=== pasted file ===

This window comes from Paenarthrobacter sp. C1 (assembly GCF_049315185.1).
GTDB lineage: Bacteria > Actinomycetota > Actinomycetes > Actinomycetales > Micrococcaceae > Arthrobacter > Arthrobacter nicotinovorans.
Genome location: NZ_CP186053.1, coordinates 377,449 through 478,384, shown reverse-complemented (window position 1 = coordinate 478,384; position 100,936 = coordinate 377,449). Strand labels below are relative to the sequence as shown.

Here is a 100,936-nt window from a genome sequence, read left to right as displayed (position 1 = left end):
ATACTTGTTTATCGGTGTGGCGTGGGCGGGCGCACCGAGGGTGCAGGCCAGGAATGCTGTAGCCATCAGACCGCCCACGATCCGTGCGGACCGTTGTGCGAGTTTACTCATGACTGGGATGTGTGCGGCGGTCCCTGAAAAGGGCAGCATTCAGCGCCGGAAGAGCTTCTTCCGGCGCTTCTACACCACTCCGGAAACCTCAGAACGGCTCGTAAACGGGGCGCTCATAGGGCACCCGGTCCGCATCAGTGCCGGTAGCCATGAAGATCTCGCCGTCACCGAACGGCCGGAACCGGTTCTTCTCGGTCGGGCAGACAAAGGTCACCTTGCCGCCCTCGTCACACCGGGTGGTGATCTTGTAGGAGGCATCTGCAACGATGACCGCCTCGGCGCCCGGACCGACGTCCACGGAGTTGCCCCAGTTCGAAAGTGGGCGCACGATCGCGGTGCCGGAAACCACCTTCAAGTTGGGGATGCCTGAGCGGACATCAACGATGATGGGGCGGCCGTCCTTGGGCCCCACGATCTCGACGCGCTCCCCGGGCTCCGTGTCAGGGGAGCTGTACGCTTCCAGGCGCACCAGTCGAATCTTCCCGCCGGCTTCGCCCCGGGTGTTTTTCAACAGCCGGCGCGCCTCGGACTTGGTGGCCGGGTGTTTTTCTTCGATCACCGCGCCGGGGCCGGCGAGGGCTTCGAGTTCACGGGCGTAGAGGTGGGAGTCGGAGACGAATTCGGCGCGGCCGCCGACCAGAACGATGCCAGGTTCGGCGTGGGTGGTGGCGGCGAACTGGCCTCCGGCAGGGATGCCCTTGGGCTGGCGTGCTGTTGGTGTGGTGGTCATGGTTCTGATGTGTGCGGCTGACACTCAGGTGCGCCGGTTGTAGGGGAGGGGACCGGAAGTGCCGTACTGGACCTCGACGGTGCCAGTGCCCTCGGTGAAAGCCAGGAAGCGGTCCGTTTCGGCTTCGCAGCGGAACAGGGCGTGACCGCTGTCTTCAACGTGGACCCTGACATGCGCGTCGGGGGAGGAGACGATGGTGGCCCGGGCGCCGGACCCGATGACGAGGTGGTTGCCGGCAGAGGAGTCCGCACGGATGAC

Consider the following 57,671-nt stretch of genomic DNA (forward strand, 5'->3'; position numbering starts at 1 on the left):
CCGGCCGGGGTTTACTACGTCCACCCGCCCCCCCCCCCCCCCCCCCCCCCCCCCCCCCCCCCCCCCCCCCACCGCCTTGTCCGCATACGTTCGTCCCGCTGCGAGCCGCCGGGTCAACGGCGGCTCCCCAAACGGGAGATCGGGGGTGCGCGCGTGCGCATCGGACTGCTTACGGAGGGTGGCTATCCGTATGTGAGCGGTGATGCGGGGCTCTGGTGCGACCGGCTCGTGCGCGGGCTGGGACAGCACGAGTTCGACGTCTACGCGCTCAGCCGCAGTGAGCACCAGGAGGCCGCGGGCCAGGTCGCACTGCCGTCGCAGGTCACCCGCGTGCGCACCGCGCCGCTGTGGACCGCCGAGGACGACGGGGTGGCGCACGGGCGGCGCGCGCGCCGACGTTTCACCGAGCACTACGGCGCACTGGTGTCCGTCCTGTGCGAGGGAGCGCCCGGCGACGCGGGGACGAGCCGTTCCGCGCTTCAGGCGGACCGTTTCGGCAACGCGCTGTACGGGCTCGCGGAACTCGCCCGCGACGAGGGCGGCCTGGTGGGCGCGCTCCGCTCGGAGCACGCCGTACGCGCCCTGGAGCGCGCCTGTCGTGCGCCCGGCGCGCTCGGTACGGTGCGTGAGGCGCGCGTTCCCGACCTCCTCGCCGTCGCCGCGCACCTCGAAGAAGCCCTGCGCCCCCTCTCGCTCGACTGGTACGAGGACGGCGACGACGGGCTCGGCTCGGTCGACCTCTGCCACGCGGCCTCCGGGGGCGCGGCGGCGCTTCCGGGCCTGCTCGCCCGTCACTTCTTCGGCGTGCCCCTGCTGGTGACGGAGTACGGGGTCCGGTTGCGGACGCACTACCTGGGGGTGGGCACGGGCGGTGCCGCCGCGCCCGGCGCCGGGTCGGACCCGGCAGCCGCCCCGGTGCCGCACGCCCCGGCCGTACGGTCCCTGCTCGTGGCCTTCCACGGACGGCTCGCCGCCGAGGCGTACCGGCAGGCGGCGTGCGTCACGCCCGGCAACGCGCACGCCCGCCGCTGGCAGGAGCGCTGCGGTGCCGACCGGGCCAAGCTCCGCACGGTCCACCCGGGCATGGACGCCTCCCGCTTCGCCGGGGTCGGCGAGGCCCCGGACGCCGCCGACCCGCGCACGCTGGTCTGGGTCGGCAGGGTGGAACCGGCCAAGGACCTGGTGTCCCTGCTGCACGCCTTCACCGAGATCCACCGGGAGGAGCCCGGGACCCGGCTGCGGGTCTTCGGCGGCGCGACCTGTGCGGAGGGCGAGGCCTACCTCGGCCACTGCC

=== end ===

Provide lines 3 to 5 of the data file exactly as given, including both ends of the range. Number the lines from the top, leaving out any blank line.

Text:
Genome location: NZ_CP186053.1, coordinates 377,449 through 478,384, shown reverse-complemented (window position 1 = coordinate 478,384; position 100,936 = coordinate 377,449). Strand labels below are relative to the sequence as shown.

Here is a 100,936-nt window from a genome sequence, read left to right as displayed (position 1 = left end):
ATACTTGTTTATCGGTGTGGCGTGGGCGGGCGCACCGAGGGTGCAGGCCAGGAATGCTGTAGCCATCAGACCGCCCACGATCCGTGCGGACCGTTGTGCGAGTTTACTCATGACTGGGATGTGTGCGGCGGTCCCTGAAAAGGGCAGCATTCAGCGCCGGAAGAGCTTCTTCCGGCGCTTCTACACCACTCCGGAAACCTCAGAACGGCTCGTAAACGGGGCGCTCATAGGGCACCCGGTCCGCATCAGTGCCGGTAGCCATGAAGATCTCGCCGTCACCGAACGGCCGGAACCGGTTCTTCTCGGTCGGGCAGACAAAGGTCACCTTGCCGCCCTCGTCACACCGGGTGGTGATCTTGTAGGAGGCATCTGCAACGATGACCGCCTCGGCGCCCGGACCGACGTCCACGGAGTTGCCCCAGTTCGAAAGTGGGCGCACGATCGCGGTGCCGGAAACCACCTTCAAGTTGGGGATGCCTGAGCGGACATCAACGATGATGGGGCGGCCGTCCTTGGGCCCCACGATCTCGACGCGCTCCCCGGGCTCCGTGTCAGGGGAGCTGTACGCTTCCAGGCGCACCAGTCGAATCTTCCCGCCGGCTTCGCCCCGGGTGTTTTTCAACAGCCGGCGCGCCTCGGACTTGGTGGCCGGGTGTTTTTCTTCGATCACCGCGCCGGGGCCGGCGAGGGCTTCGAGTTCACGGGCGTAGAGGTGGGAGTCGGAGACGAATTCGGCGCGGCCGCCGACCAGAACGATGCCAGGTTCGGCGTGGGTGGTGGCGGCGAACTGGCCTCCGGCAGGGATGCCCTTGGGCTGGCGTGCTGTTGGTGTGGTGGTCATGGTTCTGATGTGTGCGGCTGACACTCAGGTGCGCCGGTTGTAGGGGAGGGGACCGGAAGTGCCGTACTGGACCTCGACGGTGCCAGTGCCCTCGGTGAAAGCCAGGAAGCGGTCCGTTTCGGCTTCGCAGCGGAACAGGGCGTGACCGCTGTCTTCAACGTGGACCCTGACATGCGCGTCGGGGGAGGAGACGATGGTGGCCCGGGCGCCGGACCCGATGACGAGGTGGTTGCCGGCAGAGGAGTCCGCACGGATGAC